Luclarion had been telling them of the wild little folk of Neighbor Street, and worse, of Arctic Street. She wanted to do something with them. She had tried to get them in with gingerbread and popcorn; they came in fast enough for those; but they would not stay. They were digging in the gutters and calling names; learning the foul language of the places into which they were born; chasing and hiding in alley-ways; filching, if they could, from shops; going off begging with lies on their lips. It was terrible to see the springs from which the life of the city depths was fed.
“If you could stop it there!” Luclarion said, and said with reason.
“Will you let me go?” asked Hazel of her mother, in good earnest.
“’Twon’t hurt her,” put in Luclarion. “Nothing’s catching that you haven’t got the seeds of in your own constitution. And so the catching will be the other way.”
The seeds of good,—to catch good; that was what Luclarion Grapp believed in, in those dirty little souls,—no, those clean little souls, overlaid with all outward mire and filth of body, clothing, speech, and atmosphere, for a mile about; through which they could no more grope and penetrate, to reach their own that was hidden from them in the clearer life beyond, than we can grope and reach to other stars.
“I will get Desire,” quoth Hazel, inspired as she always was, both ways.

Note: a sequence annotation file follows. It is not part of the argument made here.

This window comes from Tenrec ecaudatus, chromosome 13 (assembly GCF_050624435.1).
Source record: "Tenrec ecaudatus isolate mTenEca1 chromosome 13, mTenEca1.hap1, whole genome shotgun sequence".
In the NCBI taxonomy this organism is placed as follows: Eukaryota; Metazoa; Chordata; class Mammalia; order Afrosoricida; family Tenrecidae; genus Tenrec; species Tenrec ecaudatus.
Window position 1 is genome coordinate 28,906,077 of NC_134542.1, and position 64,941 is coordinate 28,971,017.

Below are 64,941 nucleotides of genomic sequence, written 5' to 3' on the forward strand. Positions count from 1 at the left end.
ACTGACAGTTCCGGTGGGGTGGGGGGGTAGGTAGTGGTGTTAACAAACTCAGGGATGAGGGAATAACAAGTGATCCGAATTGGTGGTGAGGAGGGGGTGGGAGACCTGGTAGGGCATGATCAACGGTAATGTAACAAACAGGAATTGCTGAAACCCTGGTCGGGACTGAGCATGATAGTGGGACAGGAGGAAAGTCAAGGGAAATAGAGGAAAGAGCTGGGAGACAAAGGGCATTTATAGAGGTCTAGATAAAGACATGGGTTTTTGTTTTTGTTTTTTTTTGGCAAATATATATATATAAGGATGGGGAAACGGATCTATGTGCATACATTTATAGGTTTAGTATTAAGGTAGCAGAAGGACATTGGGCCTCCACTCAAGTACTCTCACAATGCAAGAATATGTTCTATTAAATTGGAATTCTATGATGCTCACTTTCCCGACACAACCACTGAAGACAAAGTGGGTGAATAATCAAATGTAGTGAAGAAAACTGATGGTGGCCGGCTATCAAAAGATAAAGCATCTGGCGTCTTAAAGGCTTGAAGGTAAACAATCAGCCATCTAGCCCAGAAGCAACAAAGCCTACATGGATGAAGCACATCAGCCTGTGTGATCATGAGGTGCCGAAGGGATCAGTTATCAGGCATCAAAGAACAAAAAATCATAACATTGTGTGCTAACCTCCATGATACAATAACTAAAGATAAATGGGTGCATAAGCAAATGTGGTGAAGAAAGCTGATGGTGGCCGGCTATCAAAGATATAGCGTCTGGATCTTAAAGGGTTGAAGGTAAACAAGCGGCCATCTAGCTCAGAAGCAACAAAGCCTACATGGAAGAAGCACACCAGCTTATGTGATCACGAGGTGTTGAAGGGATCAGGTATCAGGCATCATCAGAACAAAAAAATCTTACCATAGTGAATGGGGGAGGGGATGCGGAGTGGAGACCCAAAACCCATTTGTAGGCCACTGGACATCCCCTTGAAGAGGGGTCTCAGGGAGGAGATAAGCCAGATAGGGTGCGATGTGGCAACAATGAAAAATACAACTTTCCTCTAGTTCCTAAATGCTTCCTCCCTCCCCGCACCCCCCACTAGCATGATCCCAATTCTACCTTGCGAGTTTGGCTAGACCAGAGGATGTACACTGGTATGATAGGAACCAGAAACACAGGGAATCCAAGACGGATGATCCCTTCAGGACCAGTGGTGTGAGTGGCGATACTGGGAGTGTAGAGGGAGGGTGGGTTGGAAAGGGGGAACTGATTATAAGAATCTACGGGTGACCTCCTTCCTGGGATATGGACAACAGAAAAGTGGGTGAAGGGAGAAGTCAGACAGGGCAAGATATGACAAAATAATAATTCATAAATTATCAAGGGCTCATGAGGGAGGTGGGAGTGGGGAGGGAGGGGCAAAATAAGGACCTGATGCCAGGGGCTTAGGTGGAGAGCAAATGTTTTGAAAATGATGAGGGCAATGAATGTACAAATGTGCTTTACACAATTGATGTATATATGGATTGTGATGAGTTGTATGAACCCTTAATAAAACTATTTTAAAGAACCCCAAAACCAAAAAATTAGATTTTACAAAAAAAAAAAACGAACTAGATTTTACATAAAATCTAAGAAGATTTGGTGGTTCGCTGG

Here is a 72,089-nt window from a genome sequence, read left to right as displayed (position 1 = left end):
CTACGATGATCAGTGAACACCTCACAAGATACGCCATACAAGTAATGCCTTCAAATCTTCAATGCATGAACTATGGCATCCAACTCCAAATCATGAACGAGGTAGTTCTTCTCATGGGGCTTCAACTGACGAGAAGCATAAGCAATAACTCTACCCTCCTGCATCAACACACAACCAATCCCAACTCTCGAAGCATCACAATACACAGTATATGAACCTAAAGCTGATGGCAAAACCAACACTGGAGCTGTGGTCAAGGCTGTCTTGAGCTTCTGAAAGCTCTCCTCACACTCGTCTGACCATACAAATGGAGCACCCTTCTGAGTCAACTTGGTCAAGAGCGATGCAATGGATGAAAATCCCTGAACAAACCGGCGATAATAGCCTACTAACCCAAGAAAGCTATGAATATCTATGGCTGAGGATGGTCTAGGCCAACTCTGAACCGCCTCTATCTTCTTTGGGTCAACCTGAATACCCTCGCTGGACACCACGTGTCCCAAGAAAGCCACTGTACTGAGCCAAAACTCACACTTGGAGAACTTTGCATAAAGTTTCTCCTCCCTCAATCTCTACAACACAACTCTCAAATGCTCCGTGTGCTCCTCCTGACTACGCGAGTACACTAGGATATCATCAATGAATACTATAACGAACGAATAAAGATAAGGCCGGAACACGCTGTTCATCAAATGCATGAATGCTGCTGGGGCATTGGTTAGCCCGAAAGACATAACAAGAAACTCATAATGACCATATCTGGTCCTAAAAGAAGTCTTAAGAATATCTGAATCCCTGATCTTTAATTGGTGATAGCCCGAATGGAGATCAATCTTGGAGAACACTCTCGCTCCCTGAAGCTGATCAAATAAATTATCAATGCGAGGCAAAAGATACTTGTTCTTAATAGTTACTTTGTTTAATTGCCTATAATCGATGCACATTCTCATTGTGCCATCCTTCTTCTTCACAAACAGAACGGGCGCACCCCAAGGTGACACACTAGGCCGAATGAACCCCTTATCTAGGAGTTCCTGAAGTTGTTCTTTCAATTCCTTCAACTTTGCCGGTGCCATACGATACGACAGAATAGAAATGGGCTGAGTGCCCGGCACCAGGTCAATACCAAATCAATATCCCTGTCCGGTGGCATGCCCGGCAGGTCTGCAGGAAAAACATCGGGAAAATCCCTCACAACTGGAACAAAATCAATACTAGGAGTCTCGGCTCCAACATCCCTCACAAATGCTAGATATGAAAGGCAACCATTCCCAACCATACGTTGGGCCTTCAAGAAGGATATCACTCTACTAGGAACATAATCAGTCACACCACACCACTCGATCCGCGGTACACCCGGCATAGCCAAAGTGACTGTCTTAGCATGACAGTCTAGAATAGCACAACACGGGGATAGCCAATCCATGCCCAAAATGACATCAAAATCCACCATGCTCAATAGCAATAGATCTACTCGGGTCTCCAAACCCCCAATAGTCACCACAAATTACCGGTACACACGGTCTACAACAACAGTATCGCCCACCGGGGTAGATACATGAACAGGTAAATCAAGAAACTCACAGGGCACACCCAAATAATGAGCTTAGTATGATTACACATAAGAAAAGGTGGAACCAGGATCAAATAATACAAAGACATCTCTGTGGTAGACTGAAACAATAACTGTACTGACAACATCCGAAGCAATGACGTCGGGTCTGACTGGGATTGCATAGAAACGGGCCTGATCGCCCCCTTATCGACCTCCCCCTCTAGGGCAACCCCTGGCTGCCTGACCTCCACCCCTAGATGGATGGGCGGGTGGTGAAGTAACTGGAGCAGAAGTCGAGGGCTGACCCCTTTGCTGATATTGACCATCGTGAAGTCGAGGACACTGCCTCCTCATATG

Running in at the house in Greenley Street the next Thursday, she ran against Uncle Titus coming out.
“What now?” he demanded.
“Desire,” said Hazel. “I’ve come for her. We’re wanted at Luclarion’s. We’ve got work to do.”
“Humph! Work? What kind?”
“Play,” said Hazel, laughing. She delighted to bother and mystify Uncle Titus, and imagined that she did.
“I thought so. Tea parties?”
“Something like,” said Hazel. “There are children down there that don’t know how to grow up. They haven’t any comfortable sort of fashion of growing up. Somebody has got to teach them. They don’t know how to play ‘Grand Mufti,’ and they never heard of ’King George and his troops.’ Luclarion tried to make them sit still and learn letters; but of course they wouldn’t a minute longer than the gingerbread lasted, and they are eating her out of house and home. It will take young folks, and week-days, you see; so Desire and I are going.” And Hazel ran up the great, flat-stepped staircase.
“Lives that have no business to be,” said Uncle Titus to himself, going down the brick walk. “The Lord has His own ways of bringing lives together. And His own business gets worked out among them, beyond their guessing. When a man grows old, he can stand still now and then, and see a little.”
It was a short cross street that Luclarion lived in, between two great thoroughfares crowded with life and business, bustle, drudgery, idleness, and vice. You will not find the name I give it,—although you may find one that will remind you of it,—in any directory or on any city map. But you can find the places without the names; and if you go down there with the like errands in your heart, you will find the work, as she found it, to do.